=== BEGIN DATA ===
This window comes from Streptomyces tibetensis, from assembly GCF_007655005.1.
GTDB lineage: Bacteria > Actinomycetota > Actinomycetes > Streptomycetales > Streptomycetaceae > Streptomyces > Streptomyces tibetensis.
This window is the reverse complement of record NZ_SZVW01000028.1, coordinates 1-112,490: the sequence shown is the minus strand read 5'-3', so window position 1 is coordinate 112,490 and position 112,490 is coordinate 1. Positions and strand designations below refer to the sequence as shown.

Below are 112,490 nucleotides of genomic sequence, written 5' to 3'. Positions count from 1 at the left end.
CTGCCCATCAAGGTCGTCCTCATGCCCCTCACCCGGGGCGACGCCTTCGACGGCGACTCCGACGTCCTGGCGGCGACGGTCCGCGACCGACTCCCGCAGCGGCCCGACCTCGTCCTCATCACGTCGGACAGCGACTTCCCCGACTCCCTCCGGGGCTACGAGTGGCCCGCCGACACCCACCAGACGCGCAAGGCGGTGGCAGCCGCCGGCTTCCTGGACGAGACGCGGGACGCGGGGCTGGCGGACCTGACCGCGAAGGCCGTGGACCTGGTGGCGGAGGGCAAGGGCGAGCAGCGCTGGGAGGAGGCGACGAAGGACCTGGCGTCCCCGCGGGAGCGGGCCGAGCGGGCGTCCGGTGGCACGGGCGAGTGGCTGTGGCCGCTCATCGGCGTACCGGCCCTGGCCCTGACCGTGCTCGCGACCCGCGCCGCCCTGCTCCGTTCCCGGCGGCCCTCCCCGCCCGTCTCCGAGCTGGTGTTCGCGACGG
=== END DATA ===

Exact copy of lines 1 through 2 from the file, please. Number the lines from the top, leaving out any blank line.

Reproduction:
This window comes from Streptomyces tibetensis, from assembly GCF_007655005.1.
GTDB lineage: Bacteria > Actinomycetota > Actinomycetes > Streptomycetales > Streptomycetaceae > Streptomyces > Streptomyces tibetensis.